The lemon cucumber plant didn’t seem to be able to support the growth of more than one cucumber at a time, so, maybe 5 of them would get pollinated but they’d remain little until i’d picked the one that was growing and then another would begin its growth while the others waited in the docket for their turn. They were very crunchy cucumbers; full of juice. They weren’t like the ones in the store. They were good to eat without anything on them.

I grew one tiny russet potato.

Some black beans

More black beans and a candyland tomato

I delighted at all the black beans found in their dried and withering pods. It was food. Anything that could be dried and stored in the pantry was mighty good and welcome food.

A Day Off

It was rare that i got a day off when something didn’t need to be built, fixed, or chopped down, but they did happen on occasion. On one such day i spent time with the land that i had come to love so deeply. I realized that the chickens had grown drastically since the last time i stopped to take stock of them.

Ira was looking more and more like a grown rooster. He was starting to sprout long floppy tail feathers. Still no spurs, thank goodness, because he was turning out to be mean and unpredictable and i certainly had to keep an eye on him and have a weapon ready when cleaning the coop, for he would wait until my back was turned and then run up and launch his attack. I wasn’t sure if he was a coward or just smart but he would run underneath the nesting boxes and to the back of the pen before i could launch my counter attack. He was a turd. I was keeping him around for the protection of the hens with the hope that he would mellow with age. Occasionally Ira got the notion that i must die and then i had to fight him off with the chicken coop door as he tried his best to draw blood wherever he could reach. I could not wait until the hens joined this sexually frustrated rooster in puberty. I mean, my God, how i fought the urge to call my coworker down the road and ask her if she wanted a rooster dinner. That sweet little chick i saved was gone and an angsty homicidal teenager stood where he had been.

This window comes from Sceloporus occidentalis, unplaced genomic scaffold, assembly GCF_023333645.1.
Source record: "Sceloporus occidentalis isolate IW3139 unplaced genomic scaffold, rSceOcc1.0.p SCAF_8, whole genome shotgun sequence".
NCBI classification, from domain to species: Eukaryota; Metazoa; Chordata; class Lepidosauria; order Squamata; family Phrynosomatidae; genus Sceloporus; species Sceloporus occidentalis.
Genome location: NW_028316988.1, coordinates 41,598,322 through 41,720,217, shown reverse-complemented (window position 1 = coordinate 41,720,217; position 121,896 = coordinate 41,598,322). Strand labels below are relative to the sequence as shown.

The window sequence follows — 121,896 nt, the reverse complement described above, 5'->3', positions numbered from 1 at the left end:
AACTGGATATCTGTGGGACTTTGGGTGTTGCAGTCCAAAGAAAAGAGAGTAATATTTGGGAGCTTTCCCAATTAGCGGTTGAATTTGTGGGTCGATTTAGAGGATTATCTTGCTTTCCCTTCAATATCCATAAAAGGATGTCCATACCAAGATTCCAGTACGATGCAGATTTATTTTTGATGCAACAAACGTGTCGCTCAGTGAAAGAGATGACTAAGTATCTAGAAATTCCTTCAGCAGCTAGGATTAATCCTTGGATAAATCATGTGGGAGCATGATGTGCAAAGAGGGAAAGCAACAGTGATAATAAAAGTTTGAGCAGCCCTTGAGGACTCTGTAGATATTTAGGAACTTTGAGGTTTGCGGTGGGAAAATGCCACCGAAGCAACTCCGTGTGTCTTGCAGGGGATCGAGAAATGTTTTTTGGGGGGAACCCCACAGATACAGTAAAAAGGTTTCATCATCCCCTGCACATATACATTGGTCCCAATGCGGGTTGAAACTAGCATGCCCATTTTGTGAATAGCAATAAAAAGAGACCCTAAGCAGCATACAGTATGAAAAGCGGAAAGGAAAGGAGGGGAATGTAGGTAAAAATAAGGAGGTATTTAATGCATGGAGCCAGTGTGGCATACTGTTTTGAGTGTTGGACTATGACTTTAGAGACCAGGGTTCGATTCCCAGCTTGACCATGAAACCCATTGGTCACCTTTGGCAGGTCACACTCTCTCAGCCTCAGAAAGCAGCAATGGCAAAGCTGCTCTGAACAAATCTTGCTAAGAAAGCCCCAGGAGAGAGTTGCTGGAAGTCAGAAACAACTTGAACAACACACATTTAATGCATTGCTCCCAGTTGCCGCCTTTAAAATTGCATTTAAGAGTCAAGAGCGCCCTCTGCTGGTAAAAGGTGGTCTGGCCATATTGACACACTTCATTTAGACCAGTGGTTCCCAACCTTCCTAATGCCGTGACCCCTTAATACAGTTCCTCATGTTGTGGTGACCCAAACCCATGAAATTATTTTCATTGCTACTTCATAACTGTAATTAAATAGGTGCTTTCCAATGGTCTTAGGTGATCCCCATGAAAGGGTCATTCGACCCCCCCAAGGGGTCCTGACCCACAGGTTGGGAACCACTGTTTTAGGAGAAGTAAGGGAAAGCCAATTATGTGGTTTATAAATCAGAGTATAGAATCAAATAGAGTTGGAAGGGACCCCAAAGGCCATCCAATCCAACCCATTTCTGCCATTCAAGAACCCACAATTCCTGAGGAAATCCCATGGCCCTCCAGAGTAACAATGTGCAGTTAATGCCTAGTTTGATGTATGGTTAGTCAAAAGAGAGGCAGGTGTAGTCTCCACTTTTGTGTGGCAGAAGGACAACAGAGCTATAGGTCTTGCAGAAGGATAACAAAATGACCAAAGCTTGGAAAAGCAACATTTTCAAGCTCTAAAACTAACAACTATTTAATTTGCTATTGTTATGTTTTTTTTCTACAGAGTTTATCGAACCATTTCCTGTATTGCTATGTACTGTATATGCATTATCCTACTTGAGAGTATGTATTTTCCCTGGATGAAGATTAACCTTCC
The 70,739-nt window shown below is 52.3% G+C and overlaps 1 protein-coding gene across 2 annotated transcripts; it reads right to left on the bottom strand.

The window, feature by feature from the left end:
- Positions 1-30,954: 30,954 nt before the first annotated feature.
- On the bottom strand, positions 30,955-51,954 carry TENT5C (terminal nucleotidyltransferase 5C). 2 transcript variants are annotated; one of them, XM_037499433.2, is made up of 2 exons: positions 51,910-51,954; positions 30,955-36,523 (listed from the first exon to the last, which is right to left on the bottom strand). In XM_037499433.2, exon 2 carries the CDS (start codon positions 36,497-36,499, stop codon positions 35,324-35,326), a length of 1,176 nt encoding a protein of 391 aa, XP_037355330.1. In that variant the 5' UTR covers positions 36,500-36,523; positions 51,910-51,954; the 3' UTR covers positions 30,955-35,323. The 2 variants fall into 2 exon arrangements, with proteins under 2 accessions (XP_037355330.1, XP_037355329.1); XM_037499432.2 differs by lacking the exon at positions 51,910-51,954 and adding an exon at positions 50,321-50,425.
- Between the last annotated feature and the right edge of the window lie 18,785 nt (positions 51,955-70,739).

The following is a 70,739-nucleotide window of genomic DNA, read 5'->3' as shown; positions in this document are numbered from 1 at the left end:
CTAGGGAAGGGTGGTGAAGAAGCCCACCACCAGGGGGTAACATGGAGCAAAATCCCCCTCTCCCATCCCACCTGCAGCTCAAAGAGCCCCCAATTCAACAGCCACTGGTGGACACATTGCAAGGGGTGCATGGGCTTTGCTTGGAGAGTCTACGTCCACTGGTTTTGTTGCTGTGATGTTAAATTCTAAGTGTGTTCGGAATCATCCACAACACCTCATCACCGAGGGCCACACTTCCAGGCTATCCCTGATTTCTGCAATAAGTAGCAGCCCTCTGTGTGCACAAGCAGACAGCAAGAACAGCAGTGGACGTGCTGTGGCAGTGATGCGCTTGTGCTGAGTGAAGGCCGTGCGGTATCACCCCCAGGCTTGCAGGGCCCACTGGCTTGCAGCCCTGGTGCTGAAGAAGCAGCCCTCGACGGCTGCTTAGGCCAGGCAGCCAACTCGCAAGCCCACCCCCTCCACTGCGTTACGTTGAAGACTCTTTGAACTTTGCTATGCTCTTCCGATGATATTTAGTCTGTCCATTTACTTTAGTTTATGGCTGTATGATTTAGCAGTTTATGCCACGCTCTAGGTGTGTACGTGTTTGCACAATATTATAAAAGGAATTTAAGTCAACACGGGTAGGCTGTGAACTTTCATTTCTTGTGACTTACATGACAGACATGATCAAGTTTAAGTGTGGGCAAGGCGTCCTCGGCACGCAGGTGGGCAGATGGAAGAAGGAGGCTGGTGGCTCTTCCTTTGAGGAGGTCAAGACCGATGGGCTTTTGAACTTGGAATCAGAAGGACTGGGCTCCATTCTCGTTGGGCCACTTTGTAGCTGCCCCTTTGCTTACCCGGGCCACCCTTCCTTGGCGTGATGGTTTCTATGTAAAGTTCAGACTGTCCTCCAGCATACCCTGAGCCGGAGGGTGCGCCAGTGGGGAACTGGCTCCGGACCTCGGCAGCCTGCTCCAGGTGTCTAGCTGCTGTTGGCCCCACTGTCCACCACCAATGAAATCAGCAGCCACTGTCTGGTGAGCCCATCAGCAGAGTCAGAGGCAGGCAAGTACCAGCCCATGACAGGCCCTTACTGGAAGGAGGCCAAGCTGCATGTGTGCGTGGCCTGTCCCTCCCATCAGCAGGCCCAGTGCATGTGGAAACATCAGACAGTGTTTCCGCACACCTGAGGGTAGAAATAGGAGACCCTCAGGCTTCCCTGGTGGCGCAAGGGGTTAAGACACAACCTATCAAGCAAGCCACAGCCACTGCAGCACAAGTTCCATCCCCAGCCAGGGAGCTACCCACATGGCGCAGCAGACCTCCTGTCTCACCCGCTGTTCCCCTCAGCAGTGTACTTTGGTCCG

The hens were huge! I couldn’t believe they weren’t even full grown!

Roasted Zucchini

I spent some time in the kitchen cooking some of the produce fedex had delivered.


Finally, i spent some time spying on my dogs; Sili and Cashew. They spent most of their time outdoors lying in the grass, sunbathing and resting their heads on each other. When an animal or a car would come into view they would rise from the grass and give chase; sounding the alarm. Then they would saunter back to their spot and curl up together once more. I loved that they had that relationship, that they had each other and were so bonded. I often got caught up in the stresses of running things and couldn’t bring myself to shower them with the affection i knew i held for them in my heart.

Culligan to the Rescue